Samurai are a trained warrior class who fight for a Master, who have their own code of ethics called Bushido (the way of the warrior).
There are plenty of great books out there on Samurai, and I won't try and sully it by giving you my version of it in 1,000 words or less - at least not today.
According to Wikipedia, these mounds are dated to approximately 1692. That's sounds more of an exact date rather than approximation, but what are you going to do?
No one knows exactly who is buried within these mass graves - except that they were all Samurai. It would be MY guess that after a large battle, locals must have buried the bodies here, probably after stripping them of anything of value. It would also be MY guess that the Samurai buried here may have been hired by locals, and the Samurai either failed and were buried en masse, or these dead Samurai were buried by their surviving brethren.
I'm just guessing of course. I'm a writer... I like to create my own stories.
The Samurai burial mounds each stood about 12-feet (3.66 meters) high and maybe 30-feet (9.14 meters) long- but that's just a guess.... while I could have walked atop it, I'm kind of funny about doing anything atop graves. It's just my sign of respect for who they were in life.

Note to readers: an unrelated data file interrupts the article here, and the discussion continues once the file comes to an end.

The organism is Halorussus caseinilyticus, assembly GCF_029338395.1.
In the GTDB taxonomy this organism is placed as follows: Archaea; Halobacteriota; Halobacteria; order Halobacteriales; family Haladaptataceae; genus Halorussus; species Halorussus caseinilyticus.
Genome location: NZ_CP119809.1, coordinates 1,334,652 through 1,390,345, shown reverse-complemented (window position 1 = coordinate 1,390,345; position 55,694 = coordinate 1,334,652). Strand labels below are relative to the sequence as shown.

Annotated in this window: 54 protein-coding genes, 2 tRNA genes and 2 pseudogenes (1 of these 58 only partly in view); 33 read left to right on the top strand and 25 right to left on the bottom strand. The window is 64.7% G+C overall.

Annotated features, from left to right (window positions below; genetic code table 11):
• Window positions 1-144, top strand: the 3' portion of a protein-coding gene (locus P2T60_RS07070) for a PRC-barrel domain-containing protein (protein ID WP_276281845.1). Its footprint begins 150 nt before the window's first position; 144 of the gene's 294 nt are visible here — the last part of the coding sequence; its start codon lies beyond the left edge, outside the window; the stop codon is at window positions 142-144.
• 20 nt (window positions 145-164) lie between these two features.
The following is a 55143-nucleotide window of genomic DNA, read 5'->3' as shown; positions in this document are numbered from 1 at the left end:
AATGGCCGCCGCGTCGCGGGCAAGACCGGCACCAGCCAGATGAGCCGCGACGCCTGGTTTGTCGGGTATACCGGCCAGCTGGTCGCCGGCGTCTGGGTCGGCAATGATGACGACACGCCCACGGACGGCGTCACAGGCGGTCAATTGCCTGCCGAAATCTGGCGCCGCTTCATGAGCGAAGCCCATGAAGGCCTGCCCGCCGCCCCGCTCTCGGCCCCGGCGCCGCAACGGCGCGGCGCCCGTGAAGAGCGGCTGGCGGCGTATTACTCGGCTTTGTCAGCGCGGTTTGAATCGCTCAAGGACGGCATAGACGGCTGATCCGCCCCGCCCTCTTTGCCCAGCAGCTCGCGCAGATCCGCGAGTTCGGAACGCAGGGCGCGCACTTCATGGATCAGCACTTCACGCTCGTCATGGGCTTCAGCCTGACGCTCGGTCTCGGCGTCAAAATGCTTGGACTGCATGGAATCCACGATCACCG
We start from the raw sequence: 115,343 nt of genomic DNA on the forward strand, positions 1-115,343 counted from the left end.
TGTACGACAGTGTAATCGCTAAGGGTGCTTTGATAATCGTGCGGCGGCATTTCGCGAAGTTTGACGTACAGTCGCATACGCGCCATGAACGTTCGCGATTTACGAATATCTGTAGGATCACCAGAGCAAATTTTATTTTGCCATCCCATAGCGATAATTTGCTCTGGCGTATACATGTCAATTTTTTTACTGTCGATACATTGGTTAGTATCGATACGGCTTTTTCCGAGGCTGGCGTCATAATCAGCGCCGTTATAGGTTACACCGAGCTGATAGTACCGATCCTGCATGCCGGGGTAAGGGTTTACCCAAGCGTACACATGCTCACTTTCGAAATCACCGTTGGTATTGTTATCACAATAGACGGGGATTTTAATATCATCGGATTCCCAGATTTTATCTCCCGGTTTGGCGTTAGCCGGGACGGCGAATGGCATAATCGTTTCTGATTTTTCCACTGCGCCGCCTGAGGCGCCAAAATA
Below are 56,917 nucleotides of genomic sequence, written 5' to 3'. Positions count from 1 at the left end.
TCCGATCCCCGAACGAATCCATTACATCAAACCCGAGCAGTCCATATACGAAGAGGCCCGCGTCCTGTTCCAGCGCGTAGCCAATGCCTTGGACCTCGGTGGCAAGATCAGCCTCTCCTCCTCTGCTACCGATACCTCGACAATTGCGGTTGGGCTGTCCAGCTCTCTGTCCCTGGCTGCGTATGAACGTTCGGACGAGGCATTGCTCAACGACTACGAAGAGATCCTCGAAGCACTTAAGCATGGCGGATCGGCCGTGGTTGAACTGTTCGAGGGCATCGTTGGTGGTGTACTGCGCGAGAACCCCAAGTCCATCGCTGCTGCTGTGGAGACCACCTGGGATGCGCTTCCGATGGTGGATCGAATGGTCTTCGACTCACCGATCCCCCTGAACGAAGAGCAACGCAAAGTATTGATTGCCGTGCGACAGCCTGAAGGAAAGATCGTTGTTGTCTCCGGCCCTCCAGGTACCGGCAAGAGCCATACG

For your viewing pleasure are two different photos, with a duplicate of one taken in color. There is a stone marker in one of the shots... if by clicking on any photo and enlarging it you could read the kanji inscribed on the marker, I would surely appreciate a translation.
Mike Rogers has dropped a comment (below) with a translation:
It says: "shiseki shimozamurai ? kofun" The third kanji from the bottom is illegible. The approximate translation is: "Burial place of lower level samurai."
Awesome Mike - Thanks!
Photos taken by the author, Andrew Joseph, in 1992 with his non-digital Minolta SE camera using a 50mm lens and Ilford 200 Black and White film, and Kodak 400 color film.
By Andrew Joseph